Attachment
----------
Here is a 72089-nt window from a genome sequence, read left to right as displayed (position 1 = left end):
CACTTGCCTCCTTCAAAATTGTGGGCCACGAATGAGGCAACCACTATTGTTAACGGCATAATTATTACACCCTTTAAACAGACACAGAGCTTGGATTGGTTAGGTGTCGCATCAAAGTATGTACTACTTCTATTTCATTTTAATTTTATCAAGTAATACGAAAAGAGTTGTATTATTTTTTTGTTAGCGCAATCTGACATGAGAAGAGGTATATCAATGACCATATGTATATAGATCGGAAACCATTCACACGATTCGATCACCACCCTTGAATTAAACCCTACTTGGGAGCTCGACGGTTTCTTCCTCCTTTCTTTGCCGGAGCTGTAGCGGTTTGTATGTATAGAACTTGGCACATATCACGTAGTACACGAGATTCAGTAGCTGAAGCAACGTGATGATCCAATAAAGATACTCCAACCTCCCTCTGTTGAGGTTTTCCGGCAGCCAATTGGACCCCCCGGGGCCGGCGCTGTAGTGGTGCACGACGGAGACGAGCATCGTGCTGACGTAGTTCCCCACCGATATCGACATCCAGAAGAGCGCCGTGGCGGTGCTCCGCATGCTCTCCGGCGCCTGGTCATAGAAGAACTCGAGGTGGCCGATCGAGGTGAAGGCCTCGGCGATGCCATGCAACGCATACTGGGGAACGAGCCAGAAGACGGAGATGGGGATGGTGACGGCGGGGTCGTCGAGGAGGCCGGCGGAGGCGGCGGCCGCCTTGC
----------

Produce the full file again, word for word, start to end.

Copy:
Here is a 72089-nt window from a genome sequence, read left to right as displayed (position 1 = left end):
CACTTGCCTCCTTCAAAATTGTGGGCCACGAATGAGGCAACCACTATTGTTAACGGCATAATTATTACACCCTTTAAACAGACACAGAGCTTGGATTGGTTAGGTGTCGCATCAAAGTATGTACTACTTCTATTTCATTTTAATTTTATCAAGTAATACGAAAAGAGTTGTATTATTTTTTTGTTAGCGCAATCTGACATGAGAAGAGGTATATCAATGACCATATGTATATAGATCGGAAACCATTCACACGATTCGATCACCACCCTTGAATTAAACCCTACTTGGGAGCTCGACGGTTTCTTCCTCCTTTCTTTGCCGGAGCTGTAGCGGTTTGTATGTATAGAACTTGGCACATATCACGTAGTACACGAGATTCAGTAGCTGAAGCAACGTGATGATCCAATAAAGATACTCCAACCTCCCTCTGTTGAGGTTTTCCGGCAGCCAATTGGACCCCCCGGGGCCGGCGCTGTAGTGGTGCACGACGGAGACGAGCATCGTGCTGACGTAGTTCCCCACCGATATCGACATCCAGAAGAGCGCCGTGGCGGTGCTCCGCATGCTCTCCGGCGCCTGGTCATAGAAGAACTCGAGGTGGCCGATCGAGGTGAAGGCCTCGGCGATGCCATGCAACGCATACTGGGGAACGAGCCAGAAGACGGAGATGGGGATGGTGACGGCGGGGTCGTCGAGGAGGCCGGCGGAGGCGGCGGCCGCCTTGC